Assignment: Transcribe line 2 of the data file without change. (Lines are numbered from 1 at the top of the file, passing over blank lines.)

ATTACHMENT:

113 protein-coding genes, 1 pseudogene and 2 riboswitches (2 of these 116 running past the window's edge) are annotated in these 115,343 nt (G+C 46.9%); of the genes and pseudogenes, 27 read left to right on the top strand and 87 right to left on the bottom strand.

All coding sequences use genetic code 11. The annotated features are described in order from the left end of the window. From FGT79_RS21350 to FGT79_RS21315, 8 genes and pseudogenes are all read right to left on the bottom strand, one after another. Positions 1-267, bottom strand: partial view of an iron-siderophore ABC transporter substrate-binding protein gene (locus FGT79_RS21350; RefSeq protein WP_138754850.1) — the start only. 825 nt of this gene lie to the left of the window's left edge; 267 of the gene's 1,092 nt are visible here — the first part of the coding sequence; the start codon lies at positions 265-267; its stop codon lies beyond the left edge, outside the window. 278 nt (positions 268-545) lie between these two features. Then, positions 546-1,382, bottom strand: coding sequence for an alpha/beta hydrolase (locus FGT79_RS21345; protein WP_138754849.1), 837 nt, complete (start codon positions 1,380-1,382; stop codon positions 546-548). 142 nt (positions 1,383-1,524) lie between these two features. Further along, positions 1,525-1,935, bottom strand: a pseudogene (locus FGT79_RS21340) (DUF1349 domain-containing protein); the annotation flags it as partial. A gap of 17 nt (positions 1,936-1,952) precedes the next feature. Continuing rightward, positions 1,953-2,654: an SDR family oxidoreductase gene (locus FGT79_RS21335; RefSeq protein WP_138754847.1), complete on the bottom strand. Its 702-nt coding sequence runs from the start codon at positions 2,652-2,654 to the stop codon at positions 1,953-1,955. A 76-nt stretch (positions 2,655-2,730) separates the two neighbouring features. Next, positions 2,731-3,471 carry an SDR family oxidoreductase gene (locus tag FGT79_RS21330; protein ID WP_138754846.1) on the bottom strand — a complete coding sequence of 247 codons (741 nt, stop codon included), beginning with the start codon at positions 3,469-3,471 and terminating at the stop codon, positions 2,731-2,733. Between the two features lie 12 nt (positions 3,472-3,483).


All coding sequences use genetic code 11. The annotated features are described in order from the left end of the window. From FGT79_RS21350 to FGT79_RS21315, 8 genes and pseudogenes are all read right to left on the bottom strand, one after another. Positions 1-267, bottom strand: partial view of an iron-siderophore ABC transporter substrate-binding protein gene (locus FGT79_RS21350; RefSeq protein WP_138754850.1) — the start only. 825 nt of this gene lie to the left of the window's left edge; 267 of the gene's 1,092 nt are visible here — the first part of the coding sequence; the start codon lies at positions 265-267; its stop codon lies beyond the left edge, outside the window. 278 nt (positions 268-545) lie between these two features. Then, positions 546-1,382, bottom strand: coding sequence for an alpha/beta hydrolase (locus FGT79_RS21345; protein WP_138754849.1), 837 nt, complete (start codon positions 1,380-1,382; stop codon positions 546-548). 142 nt (positions 1,383-1,524) lie between these two features. Further along, positions 1,525-1,935, bottom strand: a pseudogene (locus FGT79_RS21340) (DUF1349 domain-containing protein); the annotation flags it as partial. A gap of 17 nt (positions 1,936-1,952) precedes the next feature. Continuing rightward, positions 1,953-2,654: an SDR family oxidoreductase gene (locus FGT79_RS21335; RefSeq protein WP_138754847.1), complete on the bottom strand. Its 702-nt coding sequence runs from the start codon at positions 2,652-2,654 to the stop codon at positions 1,953-1,955. A 76-nt stretch (positions 2,655-2,730) separates the two neighbouring features. Next, positions 2,731-3,471 carry an SDR family oxidoreductase gene (locus tag FGT79_RS21330; protein ID WP_138754846.1) on the bottom strand — a complete coding sequence of 247 codons (741 nt, stop codon included), beginning with the start codon at positions 3,469-3,471 and terminating at the stop codon, positions 2,731-2,733. Between the two features lie 12 nt (positions 3,472-3,483).